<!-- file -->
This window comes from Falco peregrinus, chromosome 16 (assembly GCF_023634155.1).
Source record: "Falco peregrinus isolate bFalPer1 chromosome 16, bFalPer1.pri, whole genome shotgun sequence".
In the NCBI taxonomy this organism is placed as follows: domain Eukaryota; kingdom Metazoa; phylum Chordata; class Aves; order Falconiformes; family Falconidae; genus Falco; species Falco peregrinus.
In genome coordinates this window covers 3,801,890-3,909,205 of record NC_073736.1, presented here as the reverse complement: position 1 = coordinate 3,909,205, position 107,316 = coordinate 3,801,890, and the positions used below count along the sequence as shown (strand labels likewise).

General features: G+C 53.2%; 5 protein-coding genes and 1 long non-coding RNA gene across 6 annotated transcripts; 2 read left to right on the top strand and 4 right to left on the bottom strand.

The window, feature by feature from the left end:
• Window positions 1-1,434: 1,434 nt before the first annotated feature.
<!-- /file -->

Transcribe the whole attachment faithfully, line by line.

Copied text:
This window comes from Falco peregrinus, chromosome 16 (assembly GCF_023634155.1).
Source record: "Falco peregrinus isolate bFalPer1 chromosome 16, bFalPer1.pri, whole genome shotgun sequence".
In the NCBI taxonomy this organism is placed as follows: domain Eukaryota; kingdom Metazoa; phylum Chordata; class Aves; order Falconiformes; family Falconidae; genus Falco; species Falco peregrinus.
In genome coordinates this window covers 3,801,890-3,909,205 of record NC_073736.1, presented here as the reverse complement: position 1 = coordinate 3,909,205, position 107,316 = coordinate 3,801,890, and the positions used below count along the sequence as shown (strand labels likewise).

General features: G+C 53.2%; 5 protein-coding genes and 1 long non-coding RNA gene across 6 annotated transcripts; 2 read left to right on the top strand and 4 right to left on the bottom strand.

The window, feature by feature from the left end:
• Window positions 1-1,434: 1,434 nt before the first annotated feature.